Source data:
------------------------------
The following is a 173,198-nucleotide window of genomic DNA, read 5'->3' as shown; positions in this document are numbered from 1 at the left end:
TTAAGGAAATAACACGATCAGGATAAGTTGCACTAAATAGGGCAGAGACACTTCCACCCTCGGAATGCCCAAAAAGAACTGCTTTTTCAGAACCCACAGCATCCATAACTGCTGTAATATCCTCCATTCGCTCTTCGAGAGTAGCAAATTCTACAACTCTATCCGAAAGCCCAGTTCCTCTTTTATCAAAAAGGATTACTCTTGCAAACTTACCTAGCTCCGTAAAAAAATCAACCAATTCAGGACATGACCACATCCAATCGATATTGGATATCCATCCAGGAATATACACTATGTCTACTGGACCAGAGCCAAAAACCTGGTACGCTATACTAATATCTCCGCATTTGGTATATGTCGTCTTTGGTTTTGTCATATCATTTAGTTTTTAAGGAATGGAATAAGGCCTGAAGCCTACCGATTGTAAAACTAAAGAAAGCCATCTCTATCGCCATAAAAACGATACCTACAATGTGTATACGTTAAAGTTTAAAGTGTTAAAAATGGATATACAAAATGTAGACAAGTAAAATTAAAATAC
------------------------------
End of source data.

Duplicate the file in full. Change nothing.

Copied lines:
The following is a 173,198-nucleotide window of genomic DNA, read 5'->3' as shown; positions in this document are numbered from 1 at the left end:
TTAAGGAAATAACACGATCAGGATAAGTTGCACTAAATAGGGCAGAGACACTTCCACCCTCGGAATGCCCAAAAAGAACTGCTTTTTCAGAACCCACAGCATCCATAACTGCTGTAATATCCTCCATTCGCTCTTCGAGAGTAGCAAATTCTACAACTCTATCCGAAAGCCCAGTTCCTCTTTTATCAAAAAGGATTACTCTTGCAAACTTACCTAGCTCCGTAAAAAAATCAACCAATTCAGGACATGACCACATCCAATCGATATTGGATATCCATCCAGGAATATACACTATGTCTACTGGACCAGAGCCAAAAACCTGGTACGCTATACTAATATCTCCGCATTTGGTATATGTCGTCTTTGGTTTTGTCATATCATTTAGTTTTTAAGGAATGGAATAAGGCCTGAAGCCTACCGATTGTAAAACTAAAGAAAGCCATCTCTATCGCCATAAAAACGATACCTACAATGTGTATACGTTAAAGTTTAAAGTGTTAAAAATGGATATACAAAATGTAGACAAGTAAAATTAAAATAC